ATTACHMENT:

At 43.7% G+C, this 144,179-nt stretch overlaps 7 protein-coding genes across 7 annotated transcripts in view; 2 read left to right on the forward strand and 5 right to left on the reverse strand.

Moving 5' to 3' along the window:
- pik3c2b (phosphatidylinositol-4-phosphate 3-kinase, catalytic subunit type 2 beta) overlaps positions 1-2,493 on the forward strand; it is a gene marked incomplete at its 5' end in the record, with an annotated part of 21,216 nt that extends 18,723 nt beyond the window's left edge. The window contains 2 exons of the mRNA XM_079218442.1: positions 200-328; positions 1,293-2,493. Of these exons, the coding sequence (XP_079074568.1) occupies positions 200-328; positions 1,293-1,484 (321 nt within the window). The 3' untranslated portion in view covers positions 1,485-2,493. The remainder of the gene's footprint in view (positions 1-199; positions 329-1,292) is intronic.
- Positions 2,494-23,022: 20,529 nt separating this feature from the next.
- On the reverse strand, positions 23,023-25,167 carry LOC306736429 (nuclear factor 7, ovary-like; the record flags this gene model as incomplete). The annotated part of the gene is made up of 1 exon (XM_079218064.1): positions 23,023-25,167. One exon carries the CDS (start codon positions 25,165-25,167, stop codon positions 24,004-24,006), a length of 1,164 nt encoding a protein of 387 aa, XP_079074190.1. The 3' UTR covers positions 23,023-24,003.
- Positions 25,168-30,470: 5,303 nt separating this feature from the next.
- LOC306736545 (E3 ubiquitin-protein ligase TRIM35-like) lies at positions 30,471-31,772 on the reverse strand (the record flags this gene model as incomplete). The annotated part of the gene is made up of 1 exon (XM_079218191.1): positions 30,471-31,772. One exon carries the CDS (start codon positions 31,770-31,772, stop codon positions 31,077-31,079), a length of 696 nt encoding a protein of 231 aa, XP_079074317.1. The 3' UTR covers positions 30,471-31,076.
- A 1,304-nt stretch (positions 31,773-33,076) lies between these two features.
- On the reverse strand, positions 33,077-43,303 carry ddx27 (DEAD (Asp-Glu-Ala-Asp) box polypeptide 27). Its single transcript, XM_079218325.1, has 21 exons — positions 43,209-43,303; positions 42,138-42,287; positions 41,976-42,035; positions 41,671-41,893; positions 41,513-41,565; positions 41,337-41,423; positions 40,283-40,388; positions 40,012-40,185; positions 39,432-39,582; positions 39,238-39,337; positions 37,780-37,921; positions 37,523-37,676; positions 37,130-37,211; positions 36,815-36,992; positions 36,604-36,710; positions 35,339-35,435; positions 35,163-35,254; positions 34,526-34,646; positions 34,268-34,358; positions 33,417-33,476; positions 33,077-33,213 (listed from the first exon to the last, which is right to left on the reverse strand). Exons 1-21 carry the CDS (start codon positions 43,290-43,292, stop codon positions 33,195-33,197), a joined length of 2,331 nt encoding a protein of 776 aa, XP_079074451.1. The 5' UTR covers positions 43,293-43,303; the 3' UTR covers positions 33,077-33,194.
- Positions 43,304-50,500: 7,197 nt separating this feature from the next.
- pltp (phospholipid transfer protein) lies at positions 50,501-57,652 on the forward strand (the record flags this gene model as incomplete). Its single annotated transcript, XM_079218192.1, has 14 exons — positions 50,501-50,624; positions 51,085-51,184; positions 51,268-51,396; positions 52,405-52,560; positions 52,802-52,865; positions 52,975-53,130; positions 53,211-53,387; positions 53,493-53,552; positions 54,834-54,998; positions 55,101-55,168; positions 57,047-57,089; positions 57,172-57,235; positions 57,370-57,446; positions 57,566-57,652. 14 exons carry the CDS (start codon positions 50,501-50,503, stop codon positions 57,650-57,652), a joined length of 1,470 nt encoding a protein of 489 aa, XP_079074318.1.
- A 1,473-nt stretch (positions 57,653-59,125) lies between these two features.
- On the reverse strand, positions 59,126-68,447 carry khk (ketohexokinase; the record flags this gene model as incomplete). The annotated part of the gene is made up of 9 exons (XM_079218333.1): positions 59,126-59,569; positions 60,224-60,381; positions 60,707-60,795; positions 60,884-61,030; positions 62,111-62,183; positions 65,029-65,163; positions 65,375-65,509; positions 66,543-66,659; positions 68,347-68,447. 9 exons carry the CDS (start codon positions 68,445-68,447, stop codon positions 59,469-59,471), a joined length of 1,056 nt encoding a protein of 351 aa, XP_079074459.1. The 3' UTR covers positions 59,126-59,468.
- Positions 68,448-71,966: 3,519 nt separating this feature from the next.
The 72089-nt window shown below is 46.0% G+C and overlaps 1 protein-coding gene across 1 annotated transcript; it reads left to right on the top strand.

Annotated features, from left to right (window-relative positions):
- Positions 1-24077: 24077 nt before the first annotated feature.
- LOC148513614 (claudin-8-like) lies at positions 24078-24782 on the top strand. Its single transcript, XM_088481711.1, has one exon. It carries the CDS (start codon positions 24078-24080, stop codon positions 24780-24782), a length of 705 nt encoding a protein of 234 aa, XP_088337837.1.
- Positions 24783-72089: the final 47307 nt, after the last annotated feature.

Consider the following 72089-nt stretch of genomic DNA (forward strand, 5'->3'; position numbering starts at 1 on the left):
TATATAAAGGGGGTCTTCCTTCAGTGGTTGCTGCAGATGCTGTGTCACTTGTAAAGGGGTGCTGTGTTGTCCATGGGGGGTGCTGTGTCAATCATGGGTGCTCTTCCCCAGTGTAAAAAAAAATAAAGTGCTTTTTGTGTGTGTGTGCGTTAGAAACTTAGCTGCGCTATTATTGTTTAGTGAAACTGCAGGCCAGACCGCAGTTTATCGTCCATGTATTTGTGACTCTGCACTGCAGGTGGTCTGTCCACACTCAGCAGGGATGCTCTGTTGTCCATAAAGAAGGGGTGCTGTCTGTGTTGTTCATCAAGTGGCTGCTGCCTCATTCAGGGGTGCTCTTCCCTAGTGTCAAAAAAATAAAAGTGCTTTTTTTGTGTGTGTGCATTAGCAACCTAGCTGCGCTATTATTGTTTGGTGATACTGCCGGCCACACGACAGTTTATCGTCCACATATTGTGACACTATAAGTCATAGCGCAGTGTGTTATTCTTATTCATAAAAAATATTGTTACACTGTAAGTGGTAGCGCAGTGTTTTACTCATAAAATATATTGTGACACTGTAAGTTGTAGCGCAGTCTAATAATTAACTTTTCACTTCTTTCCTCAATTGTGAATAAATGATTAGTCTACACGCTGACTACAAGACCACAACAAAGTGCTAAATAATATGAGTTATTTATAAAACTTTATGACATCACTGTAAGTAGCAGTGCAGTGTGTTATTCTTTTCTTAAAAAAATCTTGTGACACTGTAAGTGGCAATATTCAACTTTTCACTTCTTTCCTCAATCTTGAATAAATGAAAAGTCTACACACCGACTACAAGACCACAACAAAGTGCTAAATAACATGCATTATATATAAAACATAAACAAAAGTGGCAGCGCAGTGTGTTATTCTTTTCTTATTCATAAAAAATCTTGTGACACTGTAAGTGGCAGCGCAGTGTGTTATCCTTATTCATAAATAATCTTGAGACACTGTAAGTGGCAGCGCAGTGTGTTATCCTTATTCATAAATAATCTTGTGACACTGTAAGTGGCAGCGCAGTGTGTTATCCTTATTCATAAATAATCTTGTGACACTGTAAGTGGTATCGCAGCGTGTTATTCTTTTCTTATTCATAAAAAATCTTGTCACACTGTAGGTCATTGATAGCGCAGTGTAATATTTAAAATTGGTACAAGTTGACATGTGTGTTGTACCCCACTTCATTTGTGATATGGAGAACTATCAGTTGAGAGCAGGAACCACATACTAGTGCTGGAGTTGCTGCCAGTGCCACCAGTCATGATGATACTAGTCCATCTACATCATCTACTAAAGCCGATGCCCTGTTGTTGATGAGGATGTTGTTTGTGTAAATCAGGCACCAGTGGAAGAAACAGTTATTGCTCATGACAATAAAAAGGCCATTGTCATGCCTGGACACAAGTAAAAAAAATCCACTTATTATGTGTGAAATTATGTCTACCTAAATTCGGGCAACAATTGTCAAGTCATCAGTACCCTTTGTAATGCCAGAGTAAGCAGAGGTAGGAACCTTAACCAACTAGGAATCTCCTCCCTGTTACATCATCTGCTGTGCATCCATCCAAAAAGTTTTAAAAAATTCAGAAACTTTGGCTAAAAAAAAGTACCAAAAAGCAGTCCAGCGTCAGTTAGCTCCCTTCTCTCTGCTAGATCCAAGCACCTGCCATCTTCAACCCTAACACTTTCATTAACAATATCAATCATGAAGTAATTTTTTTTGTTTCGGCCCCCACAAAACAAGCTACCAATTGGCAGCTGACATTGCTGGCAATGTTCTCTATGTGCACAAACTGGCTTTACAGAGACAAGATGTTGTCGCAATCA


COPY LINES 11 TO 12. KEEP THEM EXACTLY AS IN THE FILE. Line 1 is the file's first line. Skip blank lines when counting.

- pltp (phospholipid transfer protein) lies at positions 50,501-57,652 on the forward strand (the record flags this gene model as incomplete). Its single annotated transcript, XM_079218192.1, has 14 exons — positions 50,501-50,624; positions 51,085-51,184; positions 51,268-51,396; positions 52,405-52,560; positions 52,802-52,865; positions 52,975-53,130; positions 53,211-53,387; positions 53,493-53,552; positions 54,834-54,998; positions 55,101-55,168; positions 57,047-57,089; positions 57,172-57,235; positions 57,370-57,446; positions 57,566-57,652. 14 exons carry the CDS (start codon positions 50,501-50,503, stop codon positions 57,650-57,652), a joined length of 1,470 nt encoding a protein of 489 aa, XP_079074318.1.
- A 1,473-nt stretch (positions 57,653-59,125) lies between these two features.